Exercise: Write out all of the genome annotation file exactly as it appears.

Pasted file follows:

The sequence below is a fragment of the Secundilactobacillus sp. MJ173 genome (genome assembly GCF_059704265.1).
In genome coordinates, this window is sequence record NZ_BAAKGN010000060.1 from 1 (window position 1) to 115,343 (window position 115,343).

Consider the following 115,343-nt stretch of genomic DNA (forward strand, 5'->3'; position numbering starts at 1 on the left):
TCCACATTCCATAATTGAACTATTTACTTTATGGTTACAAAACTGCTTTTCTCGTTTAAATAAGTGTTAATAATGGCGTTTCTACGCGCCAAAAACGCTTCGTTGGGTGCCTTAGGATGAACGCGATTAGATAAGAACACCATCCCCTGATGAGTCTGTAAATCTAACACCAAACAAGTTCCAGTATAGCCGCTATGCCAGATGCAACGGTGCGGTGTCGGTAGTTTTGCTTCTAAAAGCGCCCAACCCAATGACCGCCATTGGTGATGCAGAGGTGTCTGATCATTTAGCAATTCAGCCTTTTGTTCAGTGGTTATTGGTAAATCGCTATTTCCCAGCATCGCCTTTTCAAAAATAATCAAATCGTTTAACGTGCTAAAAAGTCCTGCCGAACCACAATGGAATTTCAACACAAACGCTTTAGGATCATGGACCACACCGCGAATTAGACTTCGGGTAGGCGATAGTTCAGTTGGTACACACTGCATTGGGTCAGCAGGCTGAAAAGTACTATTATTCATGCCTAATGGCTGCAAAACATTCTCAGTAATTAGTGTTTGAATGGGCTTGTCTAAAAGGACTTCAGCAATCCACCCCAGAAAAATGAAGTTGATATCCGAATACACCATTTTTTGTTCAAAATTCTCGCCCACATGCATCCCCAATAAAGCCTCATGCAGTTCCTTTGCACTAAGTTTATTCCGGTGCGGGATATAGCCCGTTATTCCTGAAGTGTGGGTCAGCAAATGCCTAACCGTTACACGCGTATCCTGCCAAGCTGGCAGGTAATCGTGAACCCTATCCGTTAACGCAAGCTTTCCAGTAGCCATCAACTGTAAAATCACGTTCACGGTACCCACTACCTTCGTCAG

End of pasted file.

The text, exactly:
The sequence below is a fragment of the Secundilactobacillus sp. MJ173 genome (genome assembly GCF_059704265.1).
In genome coordinates, this window is sequence record NZ_BAAKGN010000060.1 from 1 (window position 1) to 115,343 (window position 115,343).

Consider the following 115,343-nt stretch of genomic DNA (forward strand, 5'->3'; position numbering starts at 1 on the left):
TCCACATTCCATAATTGAACTATTTACTTTATGGTTACAAAACTGCTTTTCTCGTTTAAATAAGTGTTAATAATGGCGTTTCTACGCGCCAAAAACGCTTCGTTGGGTGCCTTAGGATGAACGCGATTAGATAAGAACACCATCCCCTGATGAGTCTGTAAATCTAACACCAAACAAGTTCCAGTATAGCCGCTATGCCAGATGCAACGGTGCGGTGTCGGTAGTTTTGCTTCTAAAAGCGCCCAACCCAATGACCGCCATTGGTGATGCAGAGGTGTCTGATCATTTAGCAATTCAGCCTTTTGTTCAGTGGTTATTGGTAAATCGCTATTTCCCAGCATCGCCTTTTCAAAAATAATCAAATCGTTTAACGTGCTAAAAAGTCCTGCCGAACCACAATGGAATTTCAACACAAACGCTTTAGGATCATGGACCACACCGCGAATTAGACTTCGGGTAGGCGATAGTTCAGTTGGTACACACTGCATTGGGTCAGCAGGCTGAAAAGTACTATTATTCATGCCTAATGGCTGCAAAACATTCTCAGTAATTAGTGTTTGAATGGGCTTGTCTAAAAGGACTTCAGCAATCCACCCCAGAAAAATGAAGTTGATATCCGAATACACCATTTTTTGTTCAAAATTCTCGCCCACATGCATCCCCAATAAAGCCTCATGCAGTTCCTTTGCACTAAGTTTATTCCGGTGCGGGATATAGCCCGTTATTCCTGAAGTGTGGGTCAGCAAATGCCTAACCGTTACACGCGTATCCTGCCAAGCTGGCAGGTAATCGTGAACCCTATCCGTTAACGCAAGCTTTCCAGTAGCCATCAACTGTAAAATCACGTTCACGGTACCCACTACCTTCGTCAG